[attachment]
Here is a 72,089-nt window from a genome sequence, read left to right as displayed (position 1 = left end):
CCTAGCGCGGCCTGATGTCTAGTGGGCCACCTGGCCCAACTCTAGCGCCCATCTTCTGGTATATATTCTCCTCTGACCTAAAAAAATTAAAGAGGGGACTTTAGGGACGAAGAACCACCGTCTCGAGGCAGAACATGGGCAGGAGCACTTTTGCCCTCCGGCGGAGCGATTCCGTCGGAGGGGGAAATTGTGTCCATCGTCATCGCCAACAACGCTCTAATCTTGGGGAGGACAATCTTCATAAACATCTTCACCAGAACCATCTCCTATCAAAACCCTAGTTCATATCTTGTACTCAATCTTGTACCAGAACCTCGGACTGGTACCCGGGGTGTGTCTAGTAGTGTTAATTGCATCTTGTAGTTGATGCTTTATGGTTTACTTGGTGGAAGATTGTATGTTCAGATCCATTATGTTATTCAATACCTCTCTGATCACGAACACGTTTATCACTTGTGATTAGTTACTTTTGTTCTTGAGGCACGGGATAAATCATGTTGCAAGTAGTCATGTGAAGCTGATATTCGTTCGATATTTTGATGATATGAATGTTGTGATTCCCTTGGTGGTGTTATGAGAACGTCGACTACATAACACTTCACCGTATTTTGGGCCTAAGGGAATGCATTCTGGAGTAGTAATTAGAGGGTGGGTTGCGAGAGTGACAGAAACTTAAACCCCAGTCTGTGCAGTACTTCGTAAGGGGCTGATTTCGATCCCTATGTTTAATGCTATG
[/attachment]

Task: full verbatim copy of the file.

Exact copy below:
Here is a 72,089-nt window from a genome sequence, read left to right as displayed (position 1 = left end):
CCTAGCGCGGCCTGATGTCTAGTGGGCCACCTGGCCCAACTCTAGCGCCCATCTTCTGGTATATATTCTCCTCTGACCTAAAAAAATTAAAGAGGGGACTTTAGGGACGAAGAACCACCGTCTCGAGGCAGAACATGGGCAGGAGCACTTTTGCCCTCCGGCGGAGCGATTCCGTCGGAGGGGGAAATTGTGTCCATCGTCATCGCCAACAACGCTCTAATCTTGGGGAGGACAATCTTCATAAACATCTTCACCAGAACCATCTCCTATCAAAACCCTAGTTCATATCTTGTACTCAATCTTGTACCAGAACCTCGGACTGGTACCCGGGGTGTGTCTAGTAGTGTTAATTGCATCTTGTAGTTGATGCTTTATGGTTTACTTGGTGGAAGATTGTATGTTCAGATCCATTATGTTATTCAATACCTCTCTGATCACGAACACGTTTATCACTTGTGATTAGTTACTTTTGTTCTTGAGGCACGGGATAAATCATGTTGCAAGTAGTCATGTGAAGCTGATATTCGTTCGATATTTTGATGATATGAATGTTGTGATTCCCTTGGTGGTGTTATGAGAACGTCGACTACATAACACTTCACCGTATTTTGGGCCTAAGGGAATGCATTCTGGAGTAGTAATTAGAGGGTGGGTTGCGAGAGTGACAGAAACTTAAACCCCAGTCTGTGCAGTACTTCGTAAGGGGCTGATTTCGATCCCTATGTTTAATGCTATG